How To Line Up And Work With A Factory In Mexico

The “nearshoring” trend has American manufacturers eager for advice from helpful platforms such as Zipfox.

American manufacturers increasingly are “reshoring” by “nearshoring” production to Mexico from factories in China and elsewhere in Asia, so it’s not surprising that a support network is arising out of the phenomenon that was taking shape before Covid and then accelerated during the supply-chain debacle caused by the pandemic.

Zipfox is one startup that is helping U.S. companies navigate nearshoring production to south of our border, and founder Raine Mahdi has got advice for manufacturers seeking to make that move. He is a former industrial importer himself who knows the ins and outs of Chinese sourcing and discovered that there wasn’t enough help for U.S.-based manufacturers who want to escape Asian sourcing, with their urgency these days increasing along with geopolitical tensions between the West and China.

“We’re one catalytic event from where you can’t even source in China anymore,” Mahdi, whose startup is based in San Diego, told Chief Executive. “It’s too realistic a possibility to ignore.”

What’s more, he noted, “We’re still in a trade war with China” left over from the Trump administration. “The majority of categories are still paying a 25% tariff. When you’re dealing with Mexico, you have the [USMCA] free-trade agreement. There are still stipulations about the sources of raw materials, but Mexican factories are trying hard to utilize North American raw materials so that you don’t pay any import taxes, and there are no tariffs.”

Beside these advantages to sourcing in Mexico, of course, there is the fact that labor rates remain about 15% cheaper in Mexico than in China, where they’ve been rising quickly. And shipping costs to the U.S. from Mexico can be as much as one-third or even one-half less expensive than from China.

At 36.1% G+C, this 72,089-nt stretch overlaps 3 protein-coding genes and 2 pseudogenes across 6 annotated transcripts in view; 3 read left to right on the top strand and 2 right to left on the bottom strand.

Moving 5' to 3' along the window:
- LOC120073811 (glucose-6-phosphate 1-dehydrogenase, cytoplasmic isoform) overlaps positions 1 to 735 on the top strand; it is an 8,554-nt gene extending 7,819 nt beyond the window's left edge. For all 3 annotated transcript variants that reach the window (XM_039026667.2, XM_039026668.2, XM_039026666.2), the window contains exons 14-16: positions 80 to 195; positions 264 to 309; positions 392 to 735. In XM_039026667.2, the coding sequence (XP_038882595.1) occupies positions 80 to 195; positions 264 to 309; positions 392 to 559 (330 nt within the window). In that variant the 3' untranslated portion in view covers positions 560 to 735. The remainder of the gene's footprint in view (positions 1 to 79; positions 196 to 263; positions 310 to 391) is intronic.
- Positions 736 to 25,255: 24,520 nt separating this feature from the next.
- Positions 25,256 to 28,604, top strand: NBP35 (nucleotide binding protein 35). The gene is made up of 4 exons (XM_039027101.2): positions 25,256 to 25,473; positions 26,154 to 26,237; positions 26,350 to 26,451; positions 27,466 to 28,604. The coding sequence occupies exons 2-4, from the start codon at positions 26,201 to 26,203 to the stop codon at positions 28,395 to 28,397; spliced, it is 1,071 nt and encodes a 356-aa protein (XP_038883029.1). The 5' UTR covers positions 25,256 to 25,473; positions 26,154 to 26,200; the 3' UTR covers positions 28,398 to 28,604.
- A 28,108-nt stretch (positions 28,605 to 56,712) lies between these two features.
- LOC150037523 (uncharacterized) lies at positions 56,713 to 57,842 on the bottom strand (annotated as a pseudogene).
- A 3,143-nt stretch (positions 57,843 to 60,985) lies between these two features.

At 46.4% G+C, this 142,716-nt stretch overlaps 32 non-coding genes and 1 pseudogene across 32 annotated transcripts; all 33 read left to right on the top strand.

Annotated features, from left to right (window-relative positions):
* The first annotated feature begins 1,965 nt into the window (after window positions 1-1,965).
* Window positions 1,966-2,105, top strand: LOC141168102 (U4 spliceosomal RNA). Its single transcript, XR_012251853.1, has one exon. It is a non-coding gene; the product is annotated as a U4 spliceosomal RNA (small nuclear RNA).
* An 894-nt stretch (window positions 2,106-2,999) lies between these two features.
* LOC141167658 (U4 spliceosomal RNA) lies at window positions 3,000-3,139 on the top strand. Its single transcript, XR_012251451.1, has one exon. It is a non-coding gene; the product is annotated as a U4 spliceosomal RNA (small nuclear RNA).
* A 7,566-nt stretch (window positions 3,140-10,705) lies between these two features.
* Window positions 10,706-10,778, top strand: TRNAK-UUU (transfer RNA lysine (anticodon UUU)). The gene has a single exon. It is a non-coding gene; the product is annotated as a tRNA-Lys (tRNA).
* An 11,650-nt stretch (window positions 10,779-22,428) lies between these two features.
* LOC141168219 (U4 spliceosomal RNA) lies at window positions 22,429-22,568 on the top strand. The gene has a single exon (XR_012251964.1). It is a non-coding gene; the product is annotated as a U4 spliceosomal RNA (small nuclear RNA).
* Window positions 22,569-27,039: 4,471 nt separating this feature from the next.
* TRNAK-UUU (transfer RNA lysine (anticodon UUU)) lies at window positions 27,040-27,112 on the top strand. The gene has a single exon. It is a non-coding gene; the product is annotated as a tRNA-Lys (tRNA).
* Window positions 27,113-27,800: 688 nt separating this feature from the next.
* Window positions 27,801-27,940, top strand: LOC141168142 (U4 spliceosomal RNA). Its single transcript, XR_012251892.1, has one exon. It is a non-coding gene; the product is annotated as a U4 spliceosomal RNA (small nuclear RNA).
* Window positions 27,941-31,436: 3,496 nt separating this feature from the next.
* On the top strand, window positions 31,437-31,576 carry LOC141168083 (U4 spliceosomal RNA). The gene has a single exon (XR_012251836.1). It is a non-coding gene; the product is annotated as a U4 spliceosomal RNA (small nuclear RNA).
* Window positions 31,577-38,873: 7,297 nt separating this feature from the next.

Speed to market is another big edge for Mexico sourcing over China, Mahdi said. “That’s very important, for example, in the clothing industry,” he said. “Even better is cash flow: Your money is tied up much longer in China. You don’t have to buy and store as much, and you can go through more sales cycles during the year” with Mexican sourcing.

Zipfox is an online platform that has vetted about 350 factories in Mexico, helps U.S. manufacturers establish communications with their counterparts at Mexican manufacturers, and provides services such as financial escrow for handling payments for shipments.

To take smartest advantage of reshoring in Mexico, Mahdi offers these suggestions:

• Hurry up. While U.S. companies that source in China have seen Chinese labor rates rising significantly for years, the same could happen in Mexico soon. Rates there “have stayed pretty stable,” Mahdi said, “but there’s a smaller labor force in Mexico than in China, and I’d assume at some point the amount of business attempting to pour into Mexico from China will have an effect on wages, capacity and lead time.”

• Take baby steps. If a U.S. company lines up a prospective manufacturer in Mexico, Mahdi advised “starting with a small test order. Request samples. Do an inspection. That should be a standard part of your process when you’re working with a new supplier — something I didn’t realize at first when I was sourcing in China. It’s a lot easier to fix a problem at the factory than at the warehouse.”

• Ensure quality. Mahdi said many U.S. manufacturers are “surprised by the ability and skill level you’ll find in Mexico,” which already is the No. 2 importer of manufactured goods to the United States. “You can find terrible-quality stuff made in China and Mexico, and even in the U.S. So it’s really a matter of communications and double-checking things to make sure they’re right. As long as you adhere to specs, and your communications are clear and you take steps to do inspections before the goods leave their factory,” he said, quality can be ensured.

• Leverage communications. Dealing with a factory in Mexico versus one in China is easier on one important score: time zones. “With China, you may ask a question but they don’t start working on it until the end of your day” in the U.S., Mahdi said. “Every part of your conversation can take an extra day. Of course, with the time zones we share with Mexico, it can all happen in one day.”

And American manufacturers are likely to be able to access Spanish speakers to communicate with Mexican counterparts much more easily than they can line up people who know Mandarin to talk with Chinese factories, he said.


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